The solar-powered "condor cam" allows the public to watch the vulture-like birds feeding, grooming and flying in real time, while enabling scientists monitor the birds more efficiently.
"We put the camera right on top of one of the main feeding areas so we could zoom down and get identification of each individual," said Kelly Sorenson, executive director of the Ventana Wildlife Society, a nonprofit organization that works to bring condors back from the brink of extinction.
"Over the weekend when we were testing it, we had 25 condors in front of the camera."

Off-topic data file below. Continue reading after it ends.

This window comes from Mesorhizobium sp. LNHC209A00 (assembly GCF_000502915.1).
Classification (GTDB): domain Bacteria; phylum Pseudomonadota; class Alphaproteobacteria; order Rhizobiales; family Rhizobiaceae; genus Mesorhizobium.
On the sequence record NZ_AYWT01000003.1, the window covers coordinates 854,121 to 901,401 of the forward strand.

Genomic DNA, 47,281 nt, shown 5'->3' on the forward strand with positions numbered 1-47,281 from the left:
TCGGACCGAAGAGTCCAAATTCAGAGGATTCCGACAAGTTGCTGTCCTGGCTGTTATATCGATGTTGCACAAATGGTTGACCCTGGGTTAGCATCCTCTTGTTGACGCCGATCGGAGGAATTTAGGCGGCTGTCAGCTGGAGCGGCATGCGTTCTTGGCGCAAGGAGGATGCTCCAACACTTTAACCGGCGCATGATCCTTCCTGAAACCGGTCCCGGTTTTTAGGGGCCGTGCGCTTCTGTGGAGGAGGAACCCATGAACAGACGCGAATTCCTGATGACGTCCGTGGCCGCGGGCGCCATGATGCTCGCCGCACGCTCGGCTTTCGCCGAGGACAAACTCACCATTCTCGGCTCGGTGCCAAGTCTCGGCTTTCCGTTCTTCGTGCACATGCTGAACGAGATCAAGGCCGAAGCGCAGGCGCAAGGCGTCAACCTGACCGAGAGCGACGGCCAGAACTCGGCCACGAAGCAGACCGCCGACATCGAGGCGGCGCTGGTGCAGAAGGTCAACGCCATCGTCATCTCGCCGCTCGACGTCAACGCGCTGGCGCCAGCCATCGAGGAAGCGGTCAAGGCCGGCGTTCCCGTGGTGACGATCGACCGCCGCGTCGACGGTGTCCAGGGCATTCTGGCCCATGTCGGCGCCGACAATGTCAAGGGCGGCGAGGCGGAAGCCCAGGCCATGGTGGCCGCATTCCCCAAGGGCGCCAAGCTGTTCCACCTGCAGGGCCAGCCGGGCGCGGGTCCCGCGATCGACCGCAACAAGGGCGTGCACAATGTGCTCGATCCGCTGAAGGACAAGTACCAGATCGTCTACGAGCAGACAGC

Biologists from the group will zoom in on the birds during key hours of the day, such as morning when they're the most active, Sorenson said. The staff will also alert the public via Twitter and Facebook when the birds are doing something particularly interesting.
The Ventana Wildlife Society website has a disclosure note explaining that the condor won't always be engaging in kid friendly activities during the broadcast.
"Viewer discretion advised. May contain graphic feeding images," reads the warning.
The "condor cam" can be watched at the Ventana Wildlife Society's website www.ventanaws.org/condor_cam/.